A trauma is something that all of us experience throughout our lives. Trauma can be the break-up of a relationship, moving school as a young person, moving house as a young person, an argument that you have with a key figure in your life. All of these are different everyday traumas.
Some traumas can be really prolific and very obvious like instances of abuse or violence and some can be a lot more covert e.g. dynamics in relationships can be very traumatic and are not always as easy to identify. So, it’s not a question about whether we have trauma, we all have trauma. The question is whether we’re able to identify that and whether we’ve been able to process and move on from that trauma. When that trauma is not validated for us we can become stuck with things.
I believe that trauma responses are any of those destructive strategies that we use to try and cope and manage our emotions. Often, this is what we recognise as mental illness – depression, anxiety, eating disorders, self-harm, addictions etc. If this is you, my answer would be you have trauma and it’s not been processed because you are acting out in these self-harming ways. Traditionally when we thought of self-harm we thought about it in a very literal way as somebody harming or injuring themselves. Actually, we self-harm in lots of different ways – by not feeding ourselves properly, by not resting properly, by pursuing relationships with people who hurt us.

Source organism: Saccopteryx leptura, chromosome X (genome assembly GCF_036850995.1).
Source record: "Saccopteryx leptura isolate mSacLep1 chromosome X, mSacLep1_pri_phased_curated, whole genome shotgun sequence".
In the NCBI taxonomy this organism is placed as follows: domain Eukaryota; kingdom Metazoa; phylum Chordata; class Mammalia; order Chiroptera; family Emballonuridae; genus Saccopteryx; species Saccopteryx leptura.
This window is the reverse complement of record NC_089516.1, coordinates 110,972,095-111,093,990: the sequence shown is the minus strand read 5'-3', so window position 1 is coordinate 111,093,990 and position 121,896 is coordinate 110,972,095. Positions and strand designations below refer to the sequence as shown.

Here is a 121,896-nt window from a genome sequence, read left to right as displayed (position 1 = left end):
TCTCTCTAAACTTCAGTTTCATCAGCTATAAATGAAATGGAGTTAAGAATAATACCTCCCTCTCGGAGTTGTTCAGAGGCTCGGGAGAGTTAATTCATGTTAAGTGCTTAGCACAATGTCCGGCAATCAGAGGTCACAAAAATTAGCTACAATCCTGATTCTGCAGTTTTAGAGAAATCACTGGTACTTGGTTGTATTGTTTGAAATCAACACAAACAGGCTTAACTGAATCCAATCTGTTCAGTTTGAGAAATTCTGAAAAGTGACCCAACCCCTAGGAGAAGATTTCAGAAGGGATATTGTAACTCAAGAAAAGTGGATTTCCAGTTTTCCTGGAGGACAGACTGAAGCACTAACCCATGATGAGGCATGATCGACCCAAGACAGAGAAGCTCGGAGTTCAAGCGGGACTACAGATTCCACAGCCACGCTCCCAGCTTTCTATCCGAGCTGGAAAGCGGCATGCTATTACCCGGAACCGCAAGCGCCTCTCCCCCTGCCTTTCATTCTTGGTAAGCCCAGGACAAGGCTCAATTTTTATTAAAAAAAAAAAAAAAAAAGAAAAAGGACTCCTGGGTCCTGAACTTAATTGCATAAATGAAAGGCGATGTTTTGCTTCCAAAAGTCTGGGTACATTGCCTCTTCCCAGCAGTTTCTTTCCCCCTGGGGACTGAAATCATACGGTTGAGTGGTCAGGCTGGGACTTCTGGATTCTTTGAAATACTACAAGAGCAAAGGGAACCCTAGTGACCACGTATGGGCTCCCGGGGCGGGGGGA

Partly it’s about looking at what’s driving some of those destructive behaviours and what’s the internal narrative that we have. Is that internal narrative telling us that we are worthy of love, kindness and compassion or is that internal narrative critical, unkind, punitive? For so many of us, the latter is the case. So unpicking all of this and just being a little bit curious about what’s motivating your choices and being able to identify certain patterns of your behaviour can in itself be super healing.